Farmhouse Apple Cobbler

 

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Serves 6 to 8

 

What exactly is a “cobbler” and how did it get its name.  I have noticed a tendency for many T.V. chefs to call any number of things a “cobbler.”  When I went to Google Images, I saw apple pies, apple crisps and crumbles, apple buckles and some unidentifiable objects, but not one single picture of a true “cobbler.”  Cobblers are topped with biscuits instead pie crust.  They are called cobblers because the biscuit topping resembled a cobbled street.  This is another creation of the busy farm wife.  It was easier and quicker to cut out biscuits to place on top of the fruit than it was to roll out pastry dough.  Also, cobblers, like crisps and crumbles, tend to be baked in deeper dishes than pie pans.  My mother use to make this harvest time specialty in the bottom half of her turkey roaster.  When my older brother and sisters were home, not a crumb ever went to waste.   And having a cow, our cobblers were always served with thick cream.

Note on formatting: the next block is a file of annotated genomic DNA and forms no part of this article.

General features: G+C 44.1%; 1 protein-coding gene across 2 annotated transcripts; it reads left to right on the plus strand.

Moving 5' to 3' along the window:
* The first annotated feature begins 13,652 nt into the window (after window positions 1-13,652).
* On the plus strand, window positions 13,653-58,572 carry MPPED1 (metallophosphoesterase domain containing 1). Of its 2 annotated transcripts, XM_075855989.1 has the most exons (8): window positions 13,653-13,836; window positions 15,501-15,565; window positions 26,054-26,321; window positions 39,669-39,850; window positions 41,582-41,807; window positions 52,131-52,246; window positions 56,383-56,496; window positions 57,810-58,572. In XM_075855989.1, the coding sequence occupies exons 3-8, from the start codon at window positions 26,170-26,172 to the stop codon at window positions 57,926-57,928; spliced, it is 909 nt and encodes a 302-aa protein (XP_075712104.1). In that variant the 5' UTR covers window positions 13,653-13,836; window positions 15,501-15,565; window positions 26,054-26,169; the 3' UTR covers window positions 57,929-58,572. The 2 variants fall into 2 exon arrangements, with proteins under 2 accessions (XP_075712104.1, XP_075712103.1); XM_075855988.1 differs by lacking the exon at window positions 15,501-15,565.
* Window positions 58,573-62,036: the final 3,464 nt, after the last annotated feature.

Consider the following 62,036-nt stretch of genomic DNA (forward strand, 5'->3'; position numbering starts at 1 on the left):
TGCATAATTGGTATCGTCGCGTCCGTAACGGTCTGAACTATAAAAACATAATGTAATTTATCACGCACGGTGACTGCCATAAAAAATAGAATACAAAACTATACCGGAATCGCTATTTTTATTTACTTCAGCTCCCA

Buttermilk Biscuits

Apple Pie Filling

 

Egg wash – (1 raw egg lightly beaten with 1 tablespoon cold water)

Raw, Turbinado or Demerrara sugar

 

Preheat the oven to 500° or five 550°.  Make the biscuit dough and chill while you prepare the apples.  Place the apples in a baking dish.  Roll out the biscuit dough to be about three-quarters of an inch thick and cut into two-inch biscuits.  Place these on top of the apples so that they are just touching each other.  As they bake they will rise and expand so that they fill in the gaps.  Paint the tops of the biscuits with the egg wash and sprinkle lightly with raw sugar.  Bake at 500° or five 550° for five minutes, then reduce the heat to 350° and bake for about forty to forty-five minutes, or until the biscuits are golden brown and the apples, when pierced with a slim bamboo skewer and quite tender.  Remove from the oven and serve either warm or at room temperature.

 

 

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